Web Content Accessibility Guidelines (WCAG), developed by the World Wide Web Consortium (W3C) in cooperation with individuals and organizations around the world, to provide a single shared standard for web content accessibility that meets the needs of individuals, organizations, and governments internationally.
The WCAG documents explain how to make web content more accessible to people with disabilities. Web "content" generally refers to the information no a web page or web application, including:
- Natural information such as text, images, and sounds
- Code or markup that defines the structure, presentation, etc.
The WCAG is becoming a globally recognized voluntary consensus standard for web content. Information and Communication Technology (ICT) follows these guidelines for their VPAT documents.
In 1998, Congress amended the Rehabilitation Act of 1973 requiring Federal agencies to make electronic documents accessible to people with disabilities. Section 508 applies to all Federal agencies when it pertains to electronic and information technology. Government agencies must give disabled employees and members of the public access to the same or comparable information as they do others.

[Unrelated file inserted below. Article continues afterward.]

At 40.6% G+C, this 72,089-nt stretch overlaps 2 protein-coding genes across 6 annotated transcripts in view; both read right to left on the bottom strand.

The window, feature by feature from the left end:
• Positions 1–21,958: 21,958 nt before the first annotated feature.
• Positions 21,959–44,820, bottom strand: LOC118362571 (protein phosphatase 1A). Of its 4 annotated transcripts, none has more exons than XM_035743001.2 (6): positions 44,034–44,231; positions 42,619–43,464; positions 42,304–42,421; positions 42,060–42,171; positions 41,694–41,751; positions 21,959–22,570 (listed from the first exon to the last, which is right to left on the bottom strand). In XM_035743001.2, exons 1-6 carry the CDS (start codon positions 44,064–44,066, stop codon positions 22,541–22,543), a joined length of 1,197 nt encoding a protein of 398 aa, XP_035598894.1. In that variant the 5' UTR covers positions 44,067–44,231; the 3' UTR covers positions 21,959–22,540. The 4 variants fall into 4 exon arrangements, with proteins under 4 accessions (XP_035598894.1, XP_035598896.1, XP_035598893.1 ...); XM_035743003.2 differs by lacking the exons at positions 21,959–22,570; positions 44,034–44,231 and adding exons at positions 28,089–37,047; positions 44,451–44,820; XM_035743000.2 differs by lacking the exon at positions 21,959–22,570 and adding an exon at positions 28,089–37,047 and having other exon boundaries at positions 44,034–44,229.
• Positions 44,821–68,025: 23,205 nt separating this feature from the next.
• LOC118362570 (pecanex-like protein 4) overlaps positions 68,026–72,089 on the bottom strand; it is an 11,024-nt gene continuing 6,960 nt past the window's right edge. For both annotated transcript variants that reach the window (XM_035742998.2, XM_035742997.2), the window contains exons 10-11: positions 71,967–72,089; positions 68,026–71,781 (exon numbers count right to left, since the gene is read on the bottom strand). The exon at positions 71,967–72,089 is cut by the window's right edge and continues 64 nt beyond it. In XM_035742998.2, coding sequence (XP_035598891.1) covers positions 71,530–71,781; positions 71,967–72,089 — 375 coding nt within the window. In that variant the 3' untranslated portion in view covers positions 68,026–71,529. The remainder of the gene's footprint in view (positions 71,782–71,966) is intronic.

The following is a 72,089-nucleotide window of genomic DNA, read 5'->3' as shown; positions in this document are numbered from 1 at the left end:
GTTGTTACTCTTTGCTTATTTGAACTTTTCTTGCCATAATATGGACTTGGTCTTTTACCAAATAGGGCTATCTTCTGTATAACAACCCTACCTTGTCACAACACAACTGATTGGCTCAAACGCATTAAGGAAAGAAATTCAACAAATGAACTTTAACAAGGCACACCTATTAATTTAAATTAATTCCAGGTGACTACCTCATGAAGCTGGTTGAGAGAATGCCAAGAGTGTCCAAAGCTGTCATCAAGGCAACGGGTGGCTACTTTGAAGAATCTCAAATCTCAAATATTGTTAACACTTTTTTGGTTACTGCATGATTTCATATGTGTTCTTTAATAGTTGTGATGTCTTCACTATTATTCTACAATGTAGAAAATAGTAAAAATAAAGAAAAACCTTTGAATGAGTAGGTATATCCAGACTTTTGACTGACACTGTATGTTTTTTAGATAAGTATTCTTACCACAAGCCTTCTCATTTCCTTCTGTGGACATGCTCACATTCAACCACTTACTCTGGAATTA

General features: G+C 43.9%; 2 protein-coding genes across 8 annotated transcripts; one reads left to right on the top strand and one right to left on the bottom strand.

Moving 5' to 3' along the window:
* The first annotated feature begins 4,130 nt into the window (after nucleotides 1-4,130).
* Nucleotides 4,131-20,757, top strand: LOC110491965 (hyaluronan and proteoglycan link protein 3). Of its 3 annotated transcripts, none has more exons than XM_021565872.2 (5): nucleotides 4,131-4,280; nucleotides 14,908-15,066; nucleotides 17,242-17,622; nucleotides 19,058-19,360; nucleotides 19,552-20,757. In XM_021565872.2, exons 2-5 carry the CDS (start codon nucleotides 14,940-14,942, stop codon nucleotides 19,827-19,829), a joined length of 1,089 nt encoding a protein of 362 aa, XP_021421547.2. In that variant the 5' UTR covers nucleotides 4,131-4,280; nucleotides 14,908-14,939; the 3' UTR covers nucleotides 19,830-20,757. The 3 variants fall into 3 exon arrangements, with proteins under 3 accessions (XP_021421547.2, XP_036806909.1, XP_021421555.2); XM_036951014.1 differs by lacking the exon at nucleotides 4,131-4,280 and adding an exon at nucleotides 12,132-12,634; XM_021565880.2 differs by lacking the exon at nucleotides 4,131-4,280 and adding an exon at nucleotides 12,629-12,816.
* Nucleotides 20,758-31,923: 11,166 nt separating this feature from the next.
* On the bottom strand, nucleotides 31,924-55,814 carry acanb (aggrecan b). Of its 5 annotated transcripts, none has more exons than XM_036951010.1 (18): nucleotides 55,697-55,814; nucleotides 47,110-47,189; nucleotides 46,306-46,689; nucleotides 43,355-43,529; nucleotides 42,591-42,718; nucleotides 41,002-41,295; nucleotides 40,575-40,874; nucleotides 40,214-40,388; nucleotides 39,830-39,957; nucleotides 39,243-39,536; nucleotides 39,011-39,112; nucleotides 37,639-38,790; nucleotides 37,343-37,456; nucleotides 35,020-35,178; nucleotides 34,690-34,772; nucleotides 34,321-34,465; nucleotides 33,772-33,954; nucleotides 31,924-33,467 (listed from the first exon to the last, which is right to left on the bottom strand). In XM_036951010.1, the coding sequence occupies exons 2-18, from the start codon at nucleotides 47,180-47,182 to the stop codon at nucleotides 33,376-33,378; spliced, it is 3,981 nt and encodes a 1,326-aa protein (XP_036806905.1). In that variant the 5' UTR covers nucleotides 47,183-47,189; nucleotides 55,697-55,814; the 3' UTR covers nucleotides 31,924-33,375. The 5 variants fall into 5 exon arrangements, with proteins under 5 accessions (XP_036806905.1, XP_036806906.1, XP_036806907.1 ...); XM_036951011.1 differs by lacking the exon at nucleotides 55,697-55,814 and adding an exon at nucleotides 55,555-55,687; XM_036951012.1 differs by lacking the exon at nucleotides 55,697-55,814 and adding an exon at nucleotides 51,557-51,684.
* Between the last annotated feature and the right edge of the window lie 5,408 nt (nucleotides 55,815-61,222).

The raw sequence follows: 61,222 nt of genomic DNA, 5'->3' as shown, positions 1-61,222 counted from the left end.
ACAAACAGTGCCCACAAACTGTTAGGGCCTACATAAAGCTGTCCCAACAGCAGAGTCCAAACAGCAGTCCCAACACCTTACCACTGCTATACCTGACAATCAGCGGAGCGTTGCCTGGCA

The U.S. Access Board is responsible for developing accessibility standards that govern Federal procurement practices. January 2017, they issued a final rule that updated accessibility requirements for section 508 and refreshed guidelines to Section 255.
The refresh reorganized Section 508 Standards and Section 255 Guidelines in response to market trends and innovations in technology. The refresh also harmonized these requirements with other guidelines and standards both in the U.S. and abroad, including standards issued by the European Commission, and W3C guidelines know as WCAG.
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